With energy prices rising, switch to a cheaper plan
Compare Prices Now

Attorney general’s brutal crypto exchange review is just the start

Posted: 19 September 2018 7:07 pm
shutterstock cryptocurrency planet crystal 450x250

A heated argument is a healthy argument... within reason.

On 17 April, the New York Attorney General Eric T. Schneiderman launched the Virtual Markets Integrity Initiative. It was a fact-finding mission rather than an inquisition, and was largely welcomed at the time by an industry hungry for the opportunity to prove its legitimacy and commitment to customer safety.

The results might be less thrilling, and the overall tone of the findings might be described as politely tempered, yet brutal.

Some background

The initiative took the form of a detailed questionnaire which would have been a real pain to complete. You can find the full list of questions here (PDF).

All information in the findings reflects information voluntarily provided by participating exchanges. And while the exchanges were asked to provide confirmation of the information they provided, the Office of the Attorney General (OAG) cannot vouch for the accuracy of their responses or confirmations.

It also notes that what you're seeing in these results probably represents the pinnacle of industry legitimacy, or somewhere close to it. This is because cryptocurrency exchanges that want to trade in New York need to get the famously onerous and expensive-to-obtain New York BitLicense, and many of the respondents either achieved or it were willing to go to the trouble of applying for it. This is well above the industry norm.

A total of 14 exchanges were invited to participate, and 10 did while the remaining 4 bowed out while saying that they didn't accept trades from New York.

Those four exchanges were then investigated to see whether this was true, and three of them were then referred to the Department of Financial Services (DFS) for potential violations of New York's virtual currency regulations.

The results in the review are from the 10 participating exchanges

Scathing findings

It's not pretty.

They're rife with potential conflicts of interest

It's common, the report noted, for exchange operators to use their own platforms as a trading venue. Similarly, they're often issuers of a cryptocurrency that's traded on their own platform (such as Binance BNB and many, many more). This is fairly common in the cryptocurrency world where exchanges will often issue their own tokens, and then obviously go on to trade them on their own platform, but it's still a potential conflict of interest. The same goes for exchange operators having holdings in other cryptocurrencies being traded on their platforms, either as an institution or as an individual.

This is compounded by platform employees, who might have access to non-public information, having cryptocurrency holdings of their own while using the same platform for personal use.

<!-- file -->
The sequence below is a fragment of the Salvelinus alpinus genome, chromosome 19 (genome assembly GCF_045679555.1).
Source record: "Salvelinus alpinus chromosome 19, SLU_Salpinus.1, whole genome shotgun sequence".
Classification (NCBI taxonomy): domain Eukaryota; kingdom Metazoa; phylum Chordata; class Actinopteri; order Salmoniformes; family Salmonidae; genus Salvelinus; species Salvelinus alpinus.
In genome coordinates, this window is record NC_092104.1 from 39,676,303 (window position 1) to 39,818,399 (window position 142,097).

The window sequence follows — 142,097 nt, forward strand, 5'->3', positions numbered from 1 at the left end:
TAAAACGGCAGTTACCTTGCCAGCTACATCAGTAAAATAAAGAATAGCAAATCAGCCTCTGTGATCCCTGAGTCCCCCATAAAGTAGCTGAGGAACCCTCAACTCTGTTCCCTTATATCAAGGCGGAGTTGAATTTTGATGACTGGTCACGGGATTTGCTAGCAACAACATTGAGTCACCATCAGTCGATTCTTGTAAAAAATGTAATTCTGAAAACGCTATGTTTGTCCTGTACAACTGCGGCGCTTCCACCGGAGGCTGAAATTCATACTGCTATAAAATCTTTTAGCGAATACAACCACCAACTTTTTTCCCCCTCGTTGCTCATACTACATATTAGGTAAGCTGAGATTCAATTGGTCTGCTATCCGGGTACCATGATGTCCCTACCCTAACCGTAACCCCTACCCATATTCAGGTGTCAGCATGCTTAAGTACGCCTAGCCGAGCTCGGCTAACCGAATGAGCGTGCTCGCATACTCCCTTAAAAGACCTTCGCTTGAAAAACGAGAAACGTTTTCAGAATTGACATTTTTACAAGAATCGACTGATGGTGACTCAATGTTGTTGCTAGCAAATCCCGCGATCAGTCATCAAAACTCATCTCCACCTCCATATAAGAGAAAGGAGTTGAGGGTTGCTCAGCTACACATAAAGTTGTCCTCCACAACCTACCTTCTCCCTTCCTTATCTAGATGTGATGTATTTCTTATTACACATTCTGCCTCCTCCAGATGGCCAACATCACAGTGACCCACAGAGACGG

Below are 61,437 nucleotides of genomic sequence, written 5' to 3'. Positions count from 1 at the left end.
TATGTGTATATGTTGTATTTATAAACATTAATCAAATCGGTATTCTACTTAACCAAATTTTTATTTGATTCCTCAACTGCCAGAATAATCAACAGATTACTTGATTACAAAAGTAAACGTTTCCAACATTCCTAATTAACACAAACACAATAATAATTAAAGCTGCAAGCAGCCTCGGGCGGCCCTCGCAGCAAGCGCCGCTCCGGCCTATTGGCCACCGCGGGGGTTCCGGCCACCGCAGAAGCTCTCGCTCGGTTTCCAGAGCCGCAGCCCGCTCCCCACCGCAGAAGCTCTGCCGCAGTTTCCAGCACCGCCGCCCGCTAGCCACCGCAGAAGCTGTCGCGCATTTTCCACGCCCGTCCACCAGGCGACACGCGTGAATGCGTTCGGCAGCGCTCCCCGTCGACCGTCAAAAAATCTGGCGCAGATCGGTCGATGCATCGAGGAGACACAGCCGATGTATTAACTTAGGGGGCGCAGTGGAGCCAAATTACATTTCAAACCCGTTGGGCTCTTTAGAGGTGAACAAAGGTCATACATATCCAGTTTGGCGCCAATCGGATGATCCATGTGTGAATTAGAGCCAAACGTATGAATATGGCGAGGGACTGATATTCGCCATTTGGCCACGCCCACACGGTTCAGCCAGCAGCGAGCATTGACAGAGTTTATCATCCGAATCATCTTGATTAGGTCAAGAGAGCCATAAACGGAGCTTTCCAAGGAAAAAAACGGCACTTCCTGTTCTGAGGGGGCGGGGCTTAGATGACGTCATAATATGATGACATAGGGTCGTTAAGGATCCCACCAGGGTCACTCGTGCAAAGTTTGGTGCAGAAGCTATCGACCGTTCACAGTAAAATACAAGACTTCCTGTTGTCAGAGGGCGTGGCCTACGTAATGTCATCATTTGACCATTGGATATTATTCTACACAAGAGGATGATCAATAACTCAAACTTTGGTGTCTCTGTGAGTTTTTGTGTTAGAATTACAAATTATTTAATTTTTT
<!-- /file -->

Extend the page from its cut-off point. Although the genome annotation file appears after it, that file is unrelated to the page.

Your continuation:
The result is "substantial potential for conflicts between the interests of the platform, platform insiders, and platform customers," the report noted.

To a certain extent, these may be unavoidable. For example, in the case of platforms trading their own cryptocurrency, it's perhaps not reasonable to subject these kinds of cases to the same restrictions as more traditional assets. But elsewhere, there's definitely room for improvement.

One of the keys going forwards might be to recognise which elements of cryptocurrency can and cannot be reasonably subjected to existing regulations.

"Rules and regulations will need to catch up with certain market realities that are unique to the crypto ecosystem; including global participation and around-the-clock trading. We don't expect to see a perfect solution from regulators any time soon, but there is plenty of good intent from our conversations in both the private and public sectors," says Ken Nguyen, co-founder and CEO of Republic.

"Trading platforms have yet to implement serious efforts to impede abusive trading activity"

Some exchanges have taken steps to police the fairness of their platforms, the report notes, but most haven't.

"Platforms lack robust real-time and historical market surveillance capabilities, like those found in traditional trading venues, to identify and stop suspicious trading patterns. There is no mechanism for analyzing suspicious trading strategies across multiple platforms. Few platforms seriously restrict or even monitor the operation of "bots" or automated algorithmic trading on their venues.

"Indeed, certain trading platforms deny any responsibility for stopping traders from artificially affecting prices. Those factors, coupled with the concentration of virtual currency in the hands of a relatively small number of major traders, leave the platforms highly susceptible to abuse. Only a small number of platforms have taken meaningful steps to lessen those risks."

"Protections for customer funds are often limited or illusory"

"Generally accepted methods for auditing virtual assets do not exist, and trading platforms lack a consistent and transparent approach to independently auditing the virtual currency purportedly in their possession; several do not claim to do any independent auditing of their virtual currency holdings at all. That makes it difficult or impossible to confirm whether platforms are responsibly holding their customers’ virtual assets as claimed.

"Customers are highly exposed in the event of a hack or unauthorized withdrawal. While domestic or foreign deposit insurance may compensate customers for certain losses of stolen or misappropriated fiat currency, no similar compensation is available for virtual currency losses. There are serious questions about the scope and sufficiency of the commercial insurance that certain platforms purport to carry to cover virtual asset losses. Other platforms do not insure against virtual asset losses at all."

Next time you meet an exchange that says it's fully insured, ask whether that insurance covers customer digital assets. The answer may or may not surprise you depending on how cynical you are. Cybersecurity insurance is a standard component in business insurance, but millions of dollars of customer cryptocurrency is an entirely different can of worms. Similarly, there's a tendency for assurances of protection to be accompanied by disclaimers along the lines of "literally everything is at your own risk, under no circumstances is the exchange responsible for anything whatsoever."